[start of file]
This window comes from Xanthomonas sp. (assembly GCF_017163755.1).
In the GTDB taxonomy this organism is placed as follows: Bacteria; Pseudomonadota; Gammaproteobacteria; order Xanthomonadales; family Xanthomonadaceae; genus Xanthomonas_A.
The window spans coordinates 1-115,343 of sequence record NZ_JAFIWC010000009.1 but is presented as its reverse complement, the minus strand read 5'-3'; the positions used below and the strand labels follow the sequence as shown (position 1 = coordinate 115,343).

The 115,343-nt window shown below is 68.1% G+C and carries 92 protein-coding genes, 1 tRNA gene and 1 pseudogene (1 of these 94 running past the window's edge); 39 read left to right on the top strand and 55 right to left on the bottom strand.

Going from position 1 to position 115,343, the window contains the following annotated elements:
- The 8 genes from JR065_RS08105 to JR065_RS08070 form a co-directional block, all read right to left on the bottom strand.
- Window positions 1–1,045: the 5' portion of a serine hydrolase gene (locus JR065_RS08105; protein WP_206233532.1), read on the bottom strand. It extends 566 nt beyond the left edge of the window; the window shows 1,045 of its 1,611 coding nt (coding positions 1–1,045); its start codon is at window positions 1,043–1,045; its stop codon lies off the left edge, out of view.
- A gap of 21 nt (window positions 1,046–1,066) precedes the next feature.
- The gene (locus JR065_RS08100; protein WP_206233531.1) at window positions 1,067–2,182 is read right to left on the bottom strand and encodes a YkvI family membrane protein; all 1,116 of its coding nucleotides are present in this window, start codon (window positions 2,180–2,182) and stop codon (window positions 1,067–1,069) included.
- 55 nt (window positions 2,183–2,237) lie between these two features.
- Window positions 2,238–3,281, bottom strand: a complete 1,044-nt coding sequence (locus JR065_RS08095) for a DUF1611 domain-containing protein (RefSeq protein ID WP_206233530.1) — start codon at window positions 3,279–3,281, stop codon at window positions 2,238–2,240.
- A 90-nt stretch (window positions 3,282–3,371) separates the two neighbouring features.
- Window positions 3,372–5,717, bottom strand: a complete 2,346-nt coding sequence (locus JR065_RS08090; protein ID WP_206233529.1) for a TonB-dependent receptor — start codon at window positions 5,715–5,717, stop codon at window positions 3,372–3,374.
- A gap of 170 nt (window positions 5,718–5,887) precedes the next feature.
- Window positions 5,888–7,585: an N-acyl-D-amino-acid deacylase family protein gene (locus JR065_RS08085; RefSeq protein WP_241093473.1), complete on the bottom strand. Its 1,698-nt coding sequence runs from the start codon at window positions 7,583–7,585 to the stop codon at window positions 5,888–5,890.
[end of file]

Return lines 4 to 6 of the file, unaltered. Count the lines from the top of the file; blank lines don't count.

The 115,343-nt window shown below is 68.1% G+C and carries 92 protein-coding genes, 1 tRNA gene and 1 pseudogene (1 of these 94 running past the window's edge); 39 read left to right on the top strand and 55 right to left on the bottom strand.

Going from position 1 to position 115,343, the window contains the following annotated elements:
- The 8 genes from JR065_RS08105 to JR065_RS08070 form a co-directional block, all read right to left on the bottom strand.